And that it is Robelinda2 who was the repository of such memories was incredibly important as well, because cricket administrators have shown time and time again that they are not the right people to do this job. While the England and Wales Cricket Board and Cricket Australia do a decent job at providing highlights for their international matches, their domestic highlights are patchy at best, while there are rarely ever publicly available highlights for BCCI matches and ICC tournaments. Those that do actually have highlights available are often of poor quality. A look at television coverage in the recently completed World Cup backs this up as well. Coverage has been wall-to-wall with India (which is, to an extent, understandable), and mostly limited to the few most famous players in the team. Sometimes, you could barely tell that teams other than India were competing in the World Cup, and even India games would become Virat Kohli vs Someone (Identity Not Relevant). While I understand that an Indian broadcaster has a focus on their own team, this being the main coverage of the World Cup does a disservice to the other teams in the World Cup. The one-sided coverage came home to roost in the final as well, when no one seemed to believe Australia could win until they had actually won. This, in combination with the repeated ways that cricket boards have shown that they do not act in the best interests of the world game as a whole (one could point to the current situation in Sri Lankan cricket as an example), is a clear sign that cricketing boards and administrators are not the right people to leave the job of archiving to.

In recent times, there has been an addendum to the ways we remember sport though, a new memory generator; the sports documentary. Often billed as providing behind the scenes access to popular sports teams, documentaries like The Test, All or Nothing, and The Edge have taken the development of sporting memory to a new place by explicitly framing how to think about great sporting events. And sometimes they actually manage to do an excellent job of telling the stories that not everyone has previously thought to tell. Think for example of the second episode of the Season 2 of The Test, which focuses on the story of Scott Boland, the second Indigenous Australian man to wear the Baggy Green. The episode does a superb job of providing context to the significance of Boland’s achievements, a story which could easily be brushed aside in a team of more colourful characters. But any eagle-eyed sports fan will quickly realise that while these documentaries are often incredibly watchable, they are stories being narrated rather than documented. They seek to portray narratives (often for the convenience of storytelling more than anything else), and show themselves as incomplete as archives of events, most often by virtue of what they leave out.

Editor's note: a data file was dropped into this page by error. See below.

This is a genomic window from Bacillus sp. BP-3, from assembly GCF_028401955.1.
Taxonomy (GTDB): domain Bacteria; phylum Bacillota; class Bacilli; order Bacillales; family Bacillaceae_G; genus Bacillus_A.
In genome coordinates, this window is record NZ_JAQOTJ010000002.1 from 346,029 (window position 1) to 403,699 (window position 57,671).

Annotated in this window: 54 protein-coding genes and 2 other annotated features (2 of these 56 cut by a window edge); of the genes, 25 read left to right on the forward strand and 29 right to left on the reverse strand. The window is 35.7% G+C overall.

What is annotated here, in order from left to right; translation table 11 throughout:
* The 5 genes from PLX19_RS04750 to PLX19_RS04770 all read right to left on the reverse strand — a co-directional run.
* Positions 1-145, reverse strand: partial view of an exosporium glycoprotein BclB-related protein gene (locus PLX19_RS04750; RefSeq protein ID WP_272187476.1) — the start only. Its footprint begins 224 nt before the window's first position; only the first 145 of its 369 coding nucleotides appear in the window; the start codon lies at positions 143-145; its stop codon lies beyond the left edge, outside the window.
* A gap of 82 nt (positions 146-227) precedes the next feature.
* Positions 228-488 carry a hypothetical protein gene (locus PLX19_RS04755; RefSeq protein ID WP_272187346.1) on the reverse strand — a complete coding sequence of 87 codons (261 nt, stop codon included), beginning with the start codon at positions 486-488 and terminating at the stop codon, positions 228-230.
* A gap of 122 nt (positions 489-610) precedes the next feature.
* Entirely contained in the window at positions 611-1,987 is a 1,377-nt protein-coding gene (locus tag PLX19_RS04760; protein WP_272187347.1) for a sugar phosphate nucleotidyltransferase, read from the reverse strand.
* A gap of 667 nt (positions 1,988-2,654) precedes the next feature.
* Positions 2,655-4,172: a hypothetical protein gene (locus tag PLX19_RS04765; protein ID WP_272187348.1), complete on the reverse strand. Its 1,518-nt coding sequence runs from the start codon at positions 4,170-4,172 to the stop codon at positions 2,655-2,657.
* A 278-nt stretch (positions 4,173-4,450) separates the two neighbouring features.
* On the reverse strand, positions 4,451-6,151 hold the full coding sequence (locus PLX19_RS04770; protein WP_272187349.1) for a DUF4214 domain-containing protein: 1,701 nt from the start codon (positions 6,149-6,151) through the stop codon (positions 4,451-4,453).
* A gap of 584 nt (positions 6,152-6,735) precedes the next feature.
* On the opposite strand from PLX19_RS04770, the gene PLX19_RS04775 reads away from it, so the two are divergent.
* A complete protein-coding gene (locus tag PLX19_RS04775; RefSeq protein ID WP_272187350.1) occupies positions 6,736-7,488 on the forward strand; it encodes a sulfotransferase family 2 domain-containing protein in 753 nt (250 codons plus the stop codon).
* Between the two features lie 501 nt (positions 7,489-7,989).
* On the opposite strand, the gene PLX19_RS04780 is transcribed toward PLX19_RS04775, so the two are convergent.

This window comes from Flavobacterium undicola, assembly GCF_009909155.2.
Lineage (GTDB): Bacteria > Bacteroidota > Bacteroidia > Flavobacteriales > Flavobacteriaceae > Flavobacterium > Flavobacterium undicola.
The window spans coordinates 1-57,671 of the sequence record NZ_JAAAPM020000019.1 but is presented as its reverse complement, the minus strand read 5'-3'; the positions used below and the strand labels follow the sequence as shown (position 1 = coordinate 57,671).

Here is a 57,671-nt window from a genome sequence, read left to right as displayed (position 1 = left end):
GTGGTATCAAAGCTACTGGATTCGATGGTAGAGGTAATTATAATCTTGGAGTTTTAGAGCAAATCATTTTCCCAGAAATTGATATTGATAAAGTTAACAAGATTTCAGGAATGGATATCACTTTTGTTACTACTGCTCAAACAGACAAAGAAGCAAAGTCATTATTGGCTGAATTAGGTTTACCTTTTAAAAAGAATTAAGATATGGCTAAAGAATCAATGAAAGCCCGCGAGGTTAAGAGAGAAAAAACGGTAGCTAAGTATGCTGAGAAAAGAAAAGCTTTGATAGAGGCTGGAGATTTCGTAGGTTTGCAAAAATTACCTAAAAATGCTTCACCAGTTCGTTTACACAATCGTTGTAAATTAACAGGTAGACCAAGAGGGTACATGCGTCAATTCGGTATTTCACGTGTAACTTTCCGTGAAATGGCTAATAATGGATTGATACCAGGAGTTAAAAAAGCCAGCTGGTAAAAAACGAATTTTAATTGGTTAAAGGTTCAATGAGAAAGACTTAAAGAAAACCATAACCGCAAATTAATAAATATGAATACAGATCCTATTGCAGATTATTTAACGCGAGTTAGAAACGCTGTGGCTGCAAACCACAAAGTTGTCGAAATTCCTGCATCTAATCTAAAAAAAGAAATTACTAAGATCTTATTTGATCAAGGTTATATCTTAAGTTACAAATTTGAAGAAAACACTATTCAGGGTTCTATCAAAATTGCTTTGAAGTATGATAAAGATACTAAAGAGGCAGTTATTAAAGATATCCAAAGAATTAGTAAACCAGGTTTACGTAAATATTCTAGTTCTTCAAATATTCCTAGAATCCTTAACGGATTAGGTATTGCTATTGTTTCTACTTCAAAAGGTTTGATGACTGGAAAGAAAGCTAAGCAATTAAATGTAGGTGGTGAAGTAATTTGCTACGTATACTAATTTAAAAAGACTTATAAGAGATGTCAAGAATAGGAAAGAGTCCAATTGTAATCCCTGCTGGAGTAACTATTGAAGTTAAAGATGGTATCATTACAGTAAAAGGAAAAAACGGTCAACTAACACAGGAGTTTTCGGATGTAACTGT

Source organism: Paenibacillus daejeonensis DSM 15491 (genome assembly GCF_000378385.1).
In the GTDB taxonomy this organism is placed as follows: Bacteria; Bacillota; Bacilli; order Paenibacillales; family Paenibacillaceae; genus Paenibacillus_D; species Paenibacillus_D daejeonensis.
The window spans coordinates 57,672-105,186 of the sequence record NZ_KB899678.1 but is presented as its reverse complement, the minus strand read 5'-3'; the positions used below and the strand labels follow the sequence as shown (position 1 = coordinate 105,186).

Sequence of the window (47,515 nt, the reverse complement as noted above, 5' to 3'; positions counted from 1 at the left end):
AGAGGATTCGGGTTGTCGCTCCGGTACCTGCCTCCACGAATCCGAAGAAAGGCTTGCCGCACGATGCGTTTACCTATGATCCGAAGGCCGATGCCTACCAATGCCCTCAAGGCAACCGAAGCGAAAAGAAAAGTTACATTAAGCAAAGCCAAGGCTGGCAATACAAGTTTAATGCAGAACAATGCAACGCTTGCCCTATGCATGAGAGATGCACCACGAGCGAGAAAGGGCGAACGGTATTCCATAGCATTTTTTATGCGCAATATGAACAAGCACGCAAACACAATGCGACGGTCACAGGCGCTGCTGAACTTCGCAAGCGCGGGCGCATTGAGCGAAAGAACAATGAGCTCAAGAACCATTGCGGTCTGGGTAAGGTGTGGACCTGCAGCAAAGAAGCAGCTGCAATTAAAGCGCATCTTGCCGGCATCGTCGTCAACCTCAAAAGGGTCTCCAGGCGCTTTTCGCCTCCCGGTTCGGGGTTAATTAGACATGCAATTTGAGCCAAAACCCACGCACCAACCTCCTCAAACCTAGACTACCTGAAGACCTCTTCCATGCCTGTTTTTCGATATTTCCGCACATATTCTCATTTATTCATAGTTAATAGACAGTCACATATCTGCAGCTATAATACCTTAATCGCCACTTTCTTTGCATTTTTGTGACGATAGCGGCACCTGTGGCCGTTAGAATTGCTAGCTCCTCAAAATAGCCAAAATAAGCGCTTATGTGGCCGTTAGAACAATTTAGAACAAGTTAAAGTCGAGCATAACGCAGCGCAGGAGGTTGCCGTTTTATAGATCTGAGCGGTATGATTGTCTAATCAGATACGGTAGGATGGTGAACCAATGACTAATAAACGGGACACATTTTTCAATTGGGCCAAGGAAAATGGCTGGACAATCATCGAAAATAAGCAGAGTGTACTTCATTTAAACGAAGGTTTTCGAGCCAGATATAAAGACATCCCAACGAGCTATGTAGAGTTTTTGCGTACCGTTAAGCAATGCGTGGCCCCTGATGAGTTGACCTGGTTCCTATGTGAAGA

An excellent example of this is All or Nothing: Tottenham Hotspurs (my personal favourite of the All or Nothing series). Led by the charismatic Jose Mourinho, the show frames the team’s 2019-20 season as that of a group of plucky underdogs with not a hope in the world who battle against all odds to qualify for the Champions League. However, one conspicuous absence from this group of plucky underdogs is Tanguy Ndombele, a French midfielder who had signed for the club for a cool 56 million pounds in the summer. While it is fine that certain players get more airtime than others, the documentary devoting no time to Ndombele is significant since his consistent absence from the team was one of the main talking points surrounding the team that season. All or Nothing chose simply not to answer it at all. A similar situation is seen in the departure of Justin Langer from the second season of The Test. And it is the ability of the documentary to simply ignore such questions that render them an incomplete source for historical memory.

Another incredibly important reason that we need the Robelinda2’s of the world around, is that cricket is a deeply, deeply unserious pursuit. While the moments of great sporting prowess are enthralling to watch, it isn’t just those moments that get a cricket addict hooked onto the sport. What does get them hooked is the small moments of joy in between; like when the ball hits the roof in the Big Bash, when a fast bowler drops a comically simple catch, when the most talented batters forget how to run between the wickets. It is the Run Out At The Non-Striker’s End (a perfectly valid method of dismissal), it is the child in the crowd who drops the ball and then celebrates like they’ve caught it, it’s even the feeling of watching your number 10 and 11 slog their way to an inevitable defeat. It is those moments that make cricket. This is something that only a cricket fan can understand, not an administrator, not a filmmaker, only a fan. And that is why remembering these deeply unserious, unimportant moments that are the beating heart of cricketing memory must come from cricket fans before anyone else.

Make no mistake, I am not arguing that Robelinda2 was the ‘perfect archive’ that was worthy of protection because of its perfection. In fact, I’m not sure there is such a thing at all. But Robelinda2 was worth protecting as a small but significant part of the collection of sources that inform our sporting memories. It represented a voice that stood for all the small joys of the game, for all of the unsung heroes, and for all of the stories that would be left behind otherwise. It was truly a voice for the cricket fan in its purest form.